THEY CAME TO PRAISE LB’S CIVIC CENTER, NOT TO BURY IT—AND YET …By Theo Douglas
In an event that was, in many ways, 40 years in the making, more than 100 paying ticketholders listened Monday night as a panel of local historians, architects, structural engineers and city officials praised our futuristic, much-maligned Long Beach Civic Center.
The discussion was held in the Aquarium of the Pacific’s Ocean Theater, a few blocks south of Civic Center, which could have been seen as a snub—the complex includes City Hall, Main Library and a 286-seat auditorium, easily enough space to have accomodated the Monday night’s crowd.
But Maureen Neeley, former Long Beach Heritage Preservationist of the Year, assured the audience of educators, architects and downtown-ophiles that Long Beach, like many other cities, has always had a difficult relationship with its civic centers. “It’s not unique to any city, any era or any people,” Neeley said. “It’s been going on for decades.”
Civic Center was dedicated in May 1977 after a 20-year assortment of rejected plans, which proposed building it along Long Beach Boulevard; south of Ocean Boulevard; even northeast of Chestnut Avenue and Seventh Street. Neeley pronounces it a “marvel that we came up with something so unique and futuristic. I have to say, ‘Well done, Long Beach, and so glad we’re here.”
City officials at Monday night’s discussion—Councilmember Suja Lowenthal, an urban planner whose 2nd district includes Civic Center; and Councilmember Robert Garcia, whose 1st district contains Long Beach’s oldest historic district—echoed Neeley’s enthusiasm.
Lowenthal delivered glowing opening remarks. “This is really a beneficial discussion about the soul of our city,” she said, calling Civic Center an “incredible space in our downtown core.”
Lowenthal tried to dispel longstanding rumors that City of Long Beach officials have quietly readied plans to demolish Civic Center, while acknowledging that she may have helped start them.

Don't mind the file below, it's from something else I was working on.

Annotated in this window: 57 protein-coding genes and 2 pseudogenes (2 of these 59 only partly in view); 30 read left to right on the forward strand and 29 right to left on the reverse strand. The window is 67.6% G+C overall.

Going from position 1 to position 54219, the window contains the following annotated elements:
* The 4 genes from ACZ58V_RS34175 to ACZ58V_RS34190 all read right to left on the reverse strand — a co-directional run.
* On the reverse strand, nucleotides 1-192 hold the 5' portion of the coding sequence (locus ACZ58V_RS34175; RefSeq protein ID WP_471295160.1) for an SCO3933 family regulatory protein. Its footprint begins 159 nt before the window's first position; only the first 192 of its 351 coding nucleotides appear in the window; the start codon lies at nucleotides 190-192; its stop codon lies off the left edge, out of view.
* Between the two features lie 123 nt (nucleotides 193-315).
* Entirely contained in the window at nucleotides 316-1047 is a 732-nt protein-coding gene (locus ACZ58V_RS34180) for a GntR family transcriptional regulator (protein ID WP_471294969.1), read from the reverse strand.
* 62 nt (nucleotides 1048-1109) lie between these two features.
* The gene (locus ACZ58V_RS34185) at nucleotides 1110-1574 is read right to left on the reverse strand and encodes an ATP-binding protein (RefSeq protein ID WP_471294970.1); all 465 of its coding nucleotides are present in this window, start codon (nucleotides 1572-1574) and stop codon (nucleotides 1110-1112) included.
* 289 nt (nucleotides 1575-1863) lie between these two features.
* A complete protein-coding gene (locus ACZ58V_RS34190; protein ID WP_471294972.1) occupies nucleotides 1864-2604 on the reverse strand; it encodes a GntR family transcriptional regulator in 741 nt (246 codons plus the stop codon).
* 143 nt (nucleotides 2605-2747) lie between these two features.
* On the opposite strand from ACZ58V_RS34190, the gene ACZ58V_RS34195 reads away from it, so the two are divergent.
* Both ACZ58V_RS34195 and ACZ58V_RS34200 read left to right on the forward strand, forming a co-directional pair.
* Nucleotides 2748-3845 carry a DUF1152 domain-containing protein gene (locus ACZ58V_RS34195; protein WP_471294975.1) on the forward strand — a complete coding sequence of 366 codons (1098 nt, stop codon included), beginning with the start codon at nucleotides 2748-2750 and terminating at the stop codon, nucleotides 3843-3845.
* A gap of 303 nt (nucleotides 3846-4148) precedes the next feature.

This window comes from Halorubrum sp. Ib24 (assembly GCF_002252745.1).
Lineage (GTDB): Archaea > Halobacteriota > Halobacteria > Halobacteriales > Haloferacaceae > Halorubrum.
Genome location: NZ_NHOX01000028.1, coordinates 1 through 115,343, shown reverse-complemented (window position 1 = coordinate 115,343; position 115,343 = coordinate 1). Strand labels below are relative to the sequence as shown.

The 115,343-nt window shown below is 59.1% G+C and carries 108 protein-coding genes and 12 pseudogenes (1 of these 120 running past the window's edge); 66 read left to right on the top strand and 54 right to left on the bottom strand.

“I may have had a hand in those rumors, since I have been one of those voices calling for a Civic Center visioning process,” Lowenthal said. “Somewhere in the very near future, I do see a better Civic Center. Of course, that would take lots of resources, creativity and ingenuity.”
Nearly four years after the United States entered its deepest recession since the Great Depression, financial resources remain in short supply in Long Beach and other California cities.
“There is no plan, from where the city stands and what the city’s perspective is, no plan or design already in place for a Civic Center,” Lowenthal asserted. “There certainly have been discussions, but there’s no plan or design in place. Any discussion … will occur in public. What we want is a forum where passionate and informed opinions can be exchanged in public.”
Not having the funds to raze Civic Center and rebuild it with a long-rumored public-private, city-developer partnership has prompted some intriguing ideas for creative reuse.
“How can we incorporate the expansion of our Harbor Department into an expanded Civic Center?” Lowenthal asked. “I think they can be a really great partner and an asset in downtown.” Lowenthal noted that she and Garcia had signed a letter to the Port of Long Beach asking it “to be a part of Civic Center” by occupying the architecturally-significant 1960 Long Beach Superior Court building when the court moves to the new Governor George Deukmejian Courthouse one block northwest.
“We have been very public about that, and hopefully it will occur and they will move to the downtown,” Lowenthal said, delivering what may have been the evening’s bombshell soundbyte.
However, this was far from only revelation of the night. There was also a rare reminder that in 1977, the Long Beach Museum of Art Foundation commissioned noted architect I.M. Pei to design a new building for the Long Beach Museum of Art on the Ocean Boulevard and Pacific Avenue corner of Civic Center—only to have the City abandon the project when projected oil monies failed to materialize. Attendees also heard that the curved grassy slope outside Main Library originally was slated to house permanent seating for Municipal Band concerts.
“It was designed with seats originally and we wanted to do it,” said architect Donald Gibbs, who with his father, Hugh, was part of the Allied Architects who designed Civic Center. “But the City Council at the time says, ‘We can’t have the seats because we don’t want anybody gathering there. We don’t want people voicing their opinions.’ The idea of [it being] the city’s living room was one of our goals but it wasn’t politically attainable at the time.”